Invoice financing is a type of working capital loan for small businesses that invoice customers. By using invoice financing, business owners can borrow against the value of money they’re owed by customers. Invoice financing allows businesses to borrow 85% to 100% of invoice values at a starting rate of 0.25% per week.
What Is Invoice Financing?
Invoice financing is a common term for asset-based lending, but can also refer to a broader set of financing solutions that includes invoice factoring. While there are some differences between these options, they are the types of business loans that offer small business owners to borrow against the value of invoices owed by customers and clients.
Invoice Financing vs Invoice Factoring
Invoice financing and invoice factoring are two types of invoice financing that offer small business owners to borrow against the value of customer invoices, also known as the borrowing base. Invoice financing leaves the business to collect the invoices and pay down the advance, while invoice factoring works differently, requiring business owners to assign the invoices and the lender collects the invoice to repay the draw.
The best invoice factoring providers set this advance at 75% to 95% of the invoice value and require the business to assign the invoices. With factoring, the lender collects the invoices from customers and the business isn’t responsible for any payments. On the other hand, invoice financing acts like revolving credit that business owners must make payments on.
Invoice factoring and invoice financing companies specialize, which gives business owners fewer choices for borrowing against invoices. However, FundThrough is one provider that offers both invoice financing up to $50,000 and invoice factoring for any amount over $50,000. This gives businesses an opportunity to start with financing and transfer to factoring as their business grows.
Who Invoice Financing Is Right For
Invoice financing is only an option for business owners who invoice their customers. Businesses that struggle to collect payments from customers can use invoice factoring to act as collections and it’s a good option for business owners struggling to qualify for short-term funding.
Businesses that can benefit from invoice financing include:
- Businesses that invoice customers: In order to use invoice financing, a business must have customer invoices that meet a lender’s requirements. Some lenders only allow business and government invoices, while others accept consumer invoices as well.
- Business owners expanding operations: When companies scale, they often incur expenses before they generate or collect revenue from invoices. This can make it difficult to grow without financing and in this case, both factoring and financing can be a great solution.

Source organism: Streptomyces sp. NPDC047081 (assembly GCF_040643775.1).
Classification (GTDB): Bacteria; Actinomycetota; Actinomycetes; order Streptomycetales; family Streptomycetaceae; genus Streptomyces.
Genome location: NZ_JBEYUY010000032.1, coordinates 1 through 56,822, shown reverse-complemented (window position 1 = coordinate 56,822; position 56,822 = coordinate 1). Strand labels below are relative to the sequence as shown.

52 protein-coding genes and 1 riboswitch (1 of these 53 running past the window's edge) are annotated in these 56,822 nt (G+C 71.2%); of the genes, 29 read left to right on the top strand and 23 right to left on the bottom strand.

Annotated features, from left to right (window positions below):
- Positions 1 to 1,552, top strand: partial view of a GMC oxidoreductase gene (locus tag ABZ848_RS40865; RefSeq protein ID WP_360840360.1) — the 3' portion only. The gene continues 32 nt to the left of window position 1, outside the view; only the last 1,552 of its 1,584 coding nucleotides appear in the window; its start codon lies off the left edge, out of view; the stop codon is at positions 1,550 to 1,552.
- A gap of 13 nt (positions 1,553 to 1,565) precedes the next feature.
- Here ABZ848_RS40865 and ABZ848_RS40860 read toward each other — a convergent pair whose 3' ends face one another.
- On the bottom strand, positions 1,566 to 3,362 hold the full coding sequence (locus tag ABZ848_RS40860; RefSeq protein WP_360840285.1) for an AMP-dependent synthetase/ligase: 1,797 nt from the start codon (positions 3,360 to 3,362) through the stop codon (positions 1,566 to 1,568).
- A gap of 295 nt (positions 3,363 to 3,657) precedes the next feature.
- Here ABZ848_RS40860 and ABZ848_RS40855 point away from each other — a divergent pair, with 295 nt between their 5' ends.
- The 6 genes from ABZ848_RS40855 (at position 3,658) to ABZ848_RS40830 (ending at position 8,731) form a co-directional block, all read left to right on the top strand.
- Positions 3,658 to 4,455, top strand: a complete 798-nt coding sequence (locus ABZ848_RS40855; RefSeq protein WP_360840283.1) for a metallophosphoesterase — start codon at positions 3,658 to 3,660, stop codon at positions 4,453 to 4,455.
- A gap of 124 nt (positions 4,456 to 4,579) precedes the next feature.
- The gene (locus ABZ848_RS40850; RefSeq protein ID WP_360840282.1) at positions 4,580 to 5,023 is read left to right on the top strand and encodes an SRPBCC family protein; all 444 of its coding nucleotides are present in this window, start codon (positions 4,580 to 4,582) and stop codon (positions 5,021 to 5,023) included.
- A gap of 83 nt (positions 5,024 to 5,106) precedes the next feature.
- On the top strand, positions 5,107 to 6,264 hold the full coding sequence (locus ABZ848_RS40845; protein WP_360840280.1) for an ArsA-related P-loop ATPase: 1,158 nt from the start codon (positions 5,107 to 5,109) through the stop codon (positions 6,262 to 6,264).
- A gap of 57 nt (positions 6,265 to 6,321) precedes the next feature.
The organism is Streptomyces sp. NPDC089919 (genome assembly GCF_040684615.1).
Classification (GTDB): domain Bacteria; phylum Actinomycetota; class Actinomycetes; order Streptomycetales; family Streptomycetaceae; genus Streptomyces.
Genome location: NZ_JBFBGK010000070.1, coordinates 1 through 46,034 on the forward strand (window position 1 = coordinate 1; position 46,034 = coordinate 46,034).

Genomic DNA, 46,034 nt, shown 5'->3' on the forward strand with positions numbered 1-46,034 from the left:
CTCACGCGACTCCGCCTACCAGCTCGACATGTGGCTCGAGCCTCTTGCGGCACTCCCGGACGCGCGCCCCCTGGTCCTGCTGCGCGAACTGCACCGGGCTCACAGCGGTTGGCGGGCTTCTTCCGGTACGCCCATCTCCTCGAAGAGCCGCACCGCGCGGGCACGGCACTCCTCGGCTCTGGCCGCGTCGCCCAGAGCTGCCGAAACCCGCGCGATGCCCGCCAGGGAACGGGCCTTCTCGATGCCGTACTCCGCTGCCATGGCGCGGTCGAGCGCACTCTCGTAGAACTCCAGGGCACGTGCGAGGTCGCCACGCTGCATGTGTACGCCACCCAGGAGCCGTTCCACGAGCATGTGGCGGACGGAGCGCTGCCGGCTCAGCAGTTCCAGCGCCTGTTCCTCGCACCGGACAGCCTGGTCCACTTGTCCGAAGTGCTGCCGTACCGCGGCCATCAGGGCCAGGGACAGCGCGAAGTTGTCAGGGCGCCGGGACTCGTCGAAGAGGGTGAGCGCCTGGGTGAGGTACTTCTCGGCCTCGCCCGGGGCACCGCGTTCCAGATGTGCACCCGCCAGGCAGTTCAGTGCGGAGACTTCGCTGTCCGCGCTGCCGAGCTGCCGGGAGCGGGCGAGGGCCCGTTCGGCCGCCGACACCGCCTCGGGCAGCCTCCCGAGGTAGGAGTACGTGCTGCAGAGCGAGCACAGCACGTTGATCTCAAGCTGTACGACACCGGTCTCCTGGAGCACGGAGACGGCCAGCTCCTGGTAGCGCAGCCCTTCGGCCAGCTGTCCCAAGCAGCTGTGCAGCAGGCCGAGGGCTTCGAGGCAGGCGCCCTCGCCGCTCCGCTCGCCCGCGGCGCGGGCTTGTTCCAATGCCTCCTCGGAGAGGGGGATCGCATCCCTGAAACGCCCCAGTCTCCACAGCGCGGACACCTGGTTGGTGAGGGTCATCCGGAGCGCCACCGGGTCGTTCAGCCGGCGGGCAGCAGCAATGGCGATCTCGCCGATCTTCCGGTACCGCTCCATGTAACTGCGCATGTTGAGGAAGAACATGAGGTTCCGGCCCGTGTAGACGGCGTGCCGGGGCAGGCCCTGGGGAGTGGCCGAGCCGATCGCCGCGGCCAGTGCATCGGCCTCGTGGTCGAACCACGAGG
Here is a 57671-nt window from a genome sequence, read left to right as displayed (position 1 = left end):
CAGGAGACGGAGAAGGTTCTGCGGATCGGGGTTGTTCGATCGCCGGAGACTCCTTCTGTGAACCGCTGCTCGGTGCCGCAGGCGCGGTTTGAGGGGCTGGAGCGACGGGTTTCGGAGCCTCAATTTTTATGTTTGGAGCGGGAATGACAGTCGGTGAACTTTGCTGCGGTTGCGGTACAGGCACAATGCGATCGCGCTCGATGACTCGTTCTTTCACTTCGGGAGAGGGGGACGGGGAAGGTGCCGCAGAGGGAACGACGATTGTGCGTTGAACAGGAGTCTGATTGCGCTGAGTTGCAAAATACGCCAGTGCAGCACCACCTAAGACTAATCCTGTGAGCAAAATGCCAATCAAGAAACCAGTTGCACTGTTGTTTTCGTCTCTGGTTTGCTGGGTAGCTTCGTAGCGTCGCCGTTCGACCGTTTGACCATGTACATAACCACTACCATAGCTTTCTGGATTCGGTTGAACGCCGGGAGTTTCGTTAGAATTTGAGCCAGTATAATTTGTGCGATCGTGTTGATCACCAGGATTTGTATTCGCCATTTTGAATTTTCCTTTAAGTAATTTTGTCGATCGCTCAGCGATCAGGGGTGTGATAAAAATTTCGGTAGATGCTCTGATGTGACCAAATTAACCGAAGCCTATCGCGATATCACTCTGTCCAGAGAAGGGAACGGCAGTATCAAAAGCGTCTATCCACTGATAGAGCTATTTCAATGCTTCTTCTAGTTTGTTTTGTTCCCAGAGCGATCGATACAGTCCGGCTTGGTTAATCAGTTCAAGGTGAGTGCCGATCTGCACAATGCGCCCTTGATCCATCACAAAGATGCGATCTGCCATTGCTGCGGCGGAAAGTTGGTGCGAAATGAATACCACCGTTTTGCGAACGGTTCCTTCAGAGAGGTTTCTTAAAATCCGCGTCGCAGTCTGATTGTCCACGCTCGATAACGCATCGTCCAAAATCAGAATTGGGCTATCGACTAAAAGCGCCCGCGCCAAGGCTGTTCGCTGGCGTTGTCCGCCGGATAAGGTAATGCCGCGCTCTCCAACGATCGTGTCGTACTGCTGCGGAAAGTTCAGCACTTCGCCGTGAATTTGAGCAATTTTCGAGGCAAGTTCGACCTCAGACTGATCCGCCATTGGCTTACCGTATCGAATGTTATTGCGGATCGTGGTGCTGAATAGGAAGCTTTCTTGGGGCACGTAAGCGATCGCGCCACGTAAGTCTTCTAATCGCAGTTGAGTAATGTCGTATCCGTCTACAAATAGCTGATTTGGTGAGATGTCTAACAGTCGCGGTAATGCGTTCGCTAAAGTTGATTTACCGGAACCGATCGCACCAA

- Companies struggling to collect payments: Invoice factoring companies collect invoices on behalf of the business. While this isn’t the same as a collections company, it may be another option for small business owners who want access to troublesome receivables.
There are many other reasons to use an invoice factoring company, including short-term capital needs and managing the invoicing process. Invoice financing is much more common in certain industries like staffing and logistics. However, every business that invoices customers can potentially access invoice financing.
Invoice Financing Costs
Invoice financing is more expensive than most long-term financing options from banks, but it’s comparable to most short-term business loans. While the weekly fee can be high in some cases, business owners are borrowing money against an asset, the invoice, so the overall risk of the loan and its cost is lower. Most lenders also offer a prepayment discount and don’t charge interest after a business owner repays the loan, reducing the cost even further.
Invoice financing costs include:
- Weekly fee: 0.25% to 1.5% per week
- Estimated APR: 10% to 78%
- Additional fees: None
Invoice financing providers charge a weekly fee while financing is outstanding. In most cases, business owners must make weekly payments, but with invoice factoring, business owners don’t need to make payments. Most invoice financing providers offer small business owners funding without additional fees and provide discounts for early repayment.
Invoice Financing Terms
Invoice financing terms include:
- Loan amount: Up to $100,000
- Repayment term: Up to 24 weeks
- Repayment schedule: Weekly
- Personal guarantee: Required
- Collateral: Blanket UCC filing